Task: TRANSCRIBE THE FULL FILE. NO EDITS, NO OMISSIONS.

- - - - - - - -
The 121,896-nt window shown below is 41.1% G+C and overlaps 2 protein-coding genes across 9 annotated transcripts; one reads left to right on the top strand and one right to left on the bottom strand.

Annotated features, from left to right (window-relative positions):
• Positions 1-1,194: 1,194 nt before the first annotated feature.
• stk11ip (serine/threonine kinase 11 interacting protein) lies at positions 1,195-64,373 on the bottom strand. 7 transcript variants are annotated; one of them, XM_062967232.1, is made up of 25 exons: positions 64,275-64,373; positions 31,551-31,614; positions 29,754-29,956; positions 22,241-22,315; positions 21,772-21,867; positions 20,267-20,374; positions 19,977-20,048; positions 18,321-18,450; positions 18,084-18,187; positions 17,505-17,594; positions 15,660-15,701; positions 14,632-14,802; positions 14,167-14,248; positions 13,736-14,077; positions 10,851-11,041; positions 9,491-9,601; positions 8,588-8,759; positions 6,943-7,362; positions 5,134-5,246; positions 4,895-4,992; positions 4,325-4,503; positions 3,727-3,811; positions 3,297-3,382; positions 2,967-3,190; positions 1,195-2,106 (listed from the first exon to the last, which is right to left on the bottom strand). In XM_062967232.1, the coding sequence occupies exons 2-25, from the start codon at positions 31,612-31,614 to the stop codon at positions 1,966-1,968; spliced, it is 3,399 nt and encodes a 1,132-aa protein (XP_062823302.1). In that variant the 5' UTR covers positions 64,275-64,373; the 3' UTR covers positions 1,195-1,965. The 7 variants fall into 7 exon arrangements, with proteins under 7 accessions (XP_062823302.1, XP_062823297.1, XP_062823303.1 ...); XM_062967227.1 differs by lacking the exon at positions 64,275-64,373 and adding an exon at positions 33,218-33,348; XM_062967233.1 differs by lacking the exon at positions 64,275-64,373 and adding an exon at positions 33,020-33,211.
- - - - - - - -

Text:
The 121,896-nt window shown below is 41.1% G+C and overlaps 2 protein-coding genes across 9 annotated transcripts; one reads left to right on the top strand and one right to left on the bottom strand.

Annotated features, from left to right (window-relative positions):
• Positions 1-1,194: 1,194 nt before the first annotated feature.
• stk11ip (serine/threonine kinase 11 interacting protein) lies at positions 1,195-64,373 on the bottom strand. 7 transcript variants are annotated; one of them, XM_062967232.1, is made up of 25 exons: positions 64,275-64,373; positions 31,551-31,614; positions 29,754-29,956; positions 22,241-22,315; positions 21,772-21,867; positions 20,267-20,374; positions 19,977-20,048; positions 18,321-18,450; positions 18,084-18,187; positions 17,505-17,594; positions 15,660-15,701; positions 14,632-14,802; positions 14,167-14,248; positions 13,736-14,077; positions 10,851-11,041; positions 9,491-9,601; positions 8,588-8,759; positions 6,943-7,362; positions 5,134-5,246; positions 4,895-4,992; positions 4,325-4,503; positions 3,727-3,811; positions 3,297-3,382; positions 2,967-3,190; positions 1,195-2,106 (listed from the first exon to the last, which is right to left on the bottom strand). In XM_062967232.1, the coding sequence occupies exons 2-25, from the start codon at positions 31,612-31,614 to the stop codon at positions 1,966-1,968; spliced, it is 3,399 nt and encodes a 1,132-aa protein (XP_062823302.1). In that variant the 5' UTR covers positions 64,275-64,373; the 3' UTR covers positions 1,195-1,965. The 7 variants fall into 7 exon arrangements, with proteins under 7 accessions (XP_062823302.1, XP_062823297.1, XP_062823303.1 ...); XM_062967227.1 differs by lacking the exon at positions 64,275-64,373 and adding an exon at positions 33,218-33,348; XM_062967233.1 differs by lacking the exon at positions 64,275-64,373 and adding an exon at positions 33,020-33,211.